Financial Tools and Finance Calculators
pleased to provide you access to free financial
tools and finance calculators to help you
take control of your debt. Please review the
calculator descriptions below and select the desired
calculator from the left.
This calculator compares the monthly
payments for a car loan at six different common finance lengths
based on amount financed and annual interest rate. Input an
APR and amount to be financed, and the calculator computes how much
monthly payments will be at six different loan lengths. Multiplying
that payment by the life of the loan will give you the total cost
of the vehicle.
This calculator helps you figure out how
much you can afford when financing a car. Input a down payment,
affordable monthly payment, anticipated APR of the loan, and term
of the loan. The calculator then lets you know the maximum price of
a car you can afford to finance, as well as how much you would need
This calculator computes the monthly
payment of a car loan. Enter the loan amount, the APR, and the life
of the loan in months, then the calculator will tell you the
monthly payment that you will need to make.
This calculator takes your net income and
recommends an ideal dollar amount to be spent on different expense
categories. Input your net income and the calculator will compute a
low-end and high-end amounts.
This calculator will show you the amount
you will end up paying in interest on a credit card if you only
make the minimum payment. It also shows you how long, in payments
and in years, it will take you to pay off your balance. Enter
information about the debt and the calculator tells you how much
interest will be charged and the life of the debt.
This calculator illustrates how much of
each payment made on a credit card applies to the interest versus
the principal debt. Input the balance, APR, and monthly payment,
and the calculator breaks down the payments going towards accruing
interest and balance.
This calculator figures out how much
money you could be saving if you make a fixed payment on a debt
rather than the minimum payment. Input the amount of the debt, the
APR, the minimum payment as a percentage of the balance (usually 2
or 3 percent), and a monthly payment you could afford to make. The
result is a breakdown of how much you would be paying with a fixed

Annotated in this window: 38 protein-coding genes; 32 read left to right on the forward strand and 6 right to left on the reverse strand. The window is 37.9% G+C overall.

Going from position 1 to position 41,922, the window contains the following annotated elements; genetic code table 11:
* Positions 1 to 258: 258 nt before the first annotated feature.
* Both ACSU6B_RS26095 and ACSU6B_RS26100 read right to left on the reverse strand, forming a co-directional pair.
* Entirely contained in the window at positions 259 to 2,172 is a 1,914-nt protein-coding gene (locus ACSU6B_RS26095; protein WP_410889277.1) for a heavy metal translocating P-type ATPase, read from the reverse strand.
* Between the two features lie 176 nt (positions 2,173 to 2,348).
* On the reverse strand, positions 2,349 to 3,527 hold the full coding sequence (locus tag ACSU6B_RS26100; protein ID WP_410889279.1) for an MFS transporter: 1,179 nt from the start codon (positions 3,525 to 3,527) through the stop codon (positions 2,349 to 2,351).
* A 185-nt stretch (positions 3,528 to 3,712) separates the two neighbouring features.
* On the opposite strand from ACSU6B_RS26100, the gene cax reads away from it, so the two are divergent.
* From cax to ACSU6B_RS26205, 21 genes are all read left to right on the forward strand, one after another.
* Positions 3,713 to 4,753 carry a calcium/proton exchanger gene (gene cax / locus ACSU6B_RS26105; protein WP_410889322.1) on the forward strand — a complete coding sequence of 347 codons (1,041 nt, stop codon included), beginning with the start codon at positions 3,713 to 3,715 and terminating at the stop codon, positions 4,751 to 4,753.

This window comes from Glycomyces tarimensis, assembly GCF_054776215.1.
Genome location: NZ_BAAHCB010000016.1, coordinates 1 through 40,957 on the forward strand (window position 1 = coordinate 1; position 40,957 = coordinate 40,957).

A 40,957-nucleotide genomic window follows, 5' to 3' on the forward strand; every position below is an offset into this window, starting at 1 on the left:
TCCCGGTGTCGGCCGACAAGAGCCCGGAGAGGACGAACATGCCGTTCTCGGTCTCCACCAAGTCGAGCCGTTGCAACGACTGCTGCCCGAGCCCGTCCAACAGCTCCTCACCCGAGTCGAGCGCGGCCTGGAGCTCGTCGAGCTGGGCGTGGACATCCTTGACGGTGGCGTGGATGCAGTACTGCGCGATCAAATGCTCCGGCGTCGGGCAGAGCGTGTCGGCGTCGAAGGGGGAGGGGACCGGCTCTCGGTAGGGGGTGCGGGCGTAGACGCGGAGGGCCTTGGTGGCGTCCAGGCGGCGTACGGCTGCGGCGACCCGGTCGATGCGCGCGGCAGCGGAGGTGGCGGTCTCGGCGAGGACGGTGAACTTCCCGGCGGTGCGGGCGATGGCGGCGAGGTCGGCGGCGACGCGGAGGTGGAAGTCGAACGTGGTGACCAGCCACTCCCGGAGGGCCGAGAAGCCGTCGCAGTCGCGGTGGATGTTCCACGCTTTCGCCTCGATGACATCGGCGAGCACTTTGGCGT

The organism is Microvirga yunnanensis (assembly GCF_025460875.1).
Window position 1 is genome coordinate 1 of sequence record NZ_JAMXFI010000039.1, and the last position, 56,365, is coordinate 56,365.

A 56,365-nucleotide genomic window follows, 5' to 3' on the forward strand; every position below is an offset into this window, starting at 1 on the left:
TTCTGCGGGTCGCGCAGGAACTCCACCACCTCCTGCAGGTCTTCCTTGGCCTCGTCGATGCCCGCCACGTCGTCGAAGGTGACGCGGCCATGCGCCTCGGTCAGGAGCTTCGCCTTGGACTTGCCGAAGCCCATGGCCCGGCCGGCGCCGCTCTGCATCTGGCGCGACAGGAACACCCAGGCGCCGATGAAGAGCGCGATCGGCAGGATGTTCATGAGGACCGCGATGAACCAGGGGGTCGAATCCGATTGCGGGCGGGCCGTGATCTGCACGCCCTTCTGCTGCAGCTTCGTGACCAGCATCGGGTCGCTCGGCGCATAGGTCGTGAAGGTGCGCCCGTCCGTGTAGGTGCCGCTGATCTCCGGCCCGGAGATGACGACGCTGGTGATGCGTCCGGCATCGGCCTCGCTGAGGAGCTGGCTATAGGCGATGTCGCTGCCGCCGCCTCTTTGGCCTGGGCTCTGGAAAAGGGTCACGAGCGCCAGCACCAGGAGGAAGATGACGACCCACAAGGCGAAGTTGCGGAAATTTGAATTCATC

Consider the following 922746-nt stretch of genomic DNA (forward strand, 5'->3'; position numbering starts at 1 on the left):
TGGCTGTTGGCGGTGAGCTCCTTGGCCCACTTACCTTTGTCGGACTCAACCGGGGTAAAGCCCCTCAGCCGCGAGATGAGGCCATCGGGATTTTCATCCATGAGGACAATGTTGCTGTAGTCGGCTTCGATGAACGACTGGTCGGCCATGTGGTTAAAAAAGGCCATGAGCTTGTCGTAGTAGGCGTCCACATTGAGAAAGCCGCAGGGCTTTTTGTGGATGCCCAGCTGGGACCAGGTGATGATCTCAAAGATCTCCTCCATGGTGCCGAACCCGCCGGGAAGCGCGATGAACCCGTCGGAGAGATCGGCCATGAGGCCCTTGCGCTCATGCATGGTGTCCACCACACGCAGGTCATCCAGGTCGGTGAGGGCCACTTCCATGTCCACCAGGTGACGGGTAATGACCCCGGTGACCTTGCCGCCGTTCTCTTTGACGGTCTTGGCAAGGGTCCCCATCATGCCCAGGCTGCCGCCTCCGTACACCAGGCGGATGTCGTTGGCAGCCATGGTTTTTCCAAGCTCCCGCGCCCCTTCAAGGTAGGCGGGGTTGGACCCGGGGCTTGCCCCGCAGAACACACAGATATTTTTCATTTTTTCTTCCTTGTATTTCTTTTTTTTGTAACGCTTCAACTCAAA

payment versus paying the minimum.
This calculator estimates the amount of
time it will take you to pay off a given debt, as well as
calculating an approximate amount paid in interest every month.
Enter your monthly payment, APR, and remaining balance, and the
calculator will tell you the interest paid on the debt every month
and how long it will take you to pay off the debt.
This calculator illustrates the ratio of
your debt versus your income, showing you what percentage of your
monthly income goes towards paying your already established debt.
Input your monthly gross income and payments, and the calculator
computes your debt ratio.
This calculator tells you a dollar amount
you would need to pay per month in order to pay off a debt by a
chosen goal date. Enter a debt amount, APR, and choose a date by
which you would like to have the debt paid in full. The calculator
will let you know how much you would have to pay per month to
achieve that goal.
This calculator calculates how much time
and money you can save by paying off small debts first, then adding
that payment to your next highest debt and continuing on in this
fashion. Order your debts from smallest balance to largest, then
input them along with their interest rate and payment amount. The
calculator will show you the savings using the accelerated debt
This calculator shows you the potential
savings of "brown bagging," or bringing your lunch with you from
home instead of going out to eat. Enter the cost per lunch if
brought from home, cost of going out for lunch, number of lunches
eaten out per week, and number of years. The result is your
savings. You can also enter the yield percentage of your savings
account to see how much you would earn if you invested the
difference in your savings account.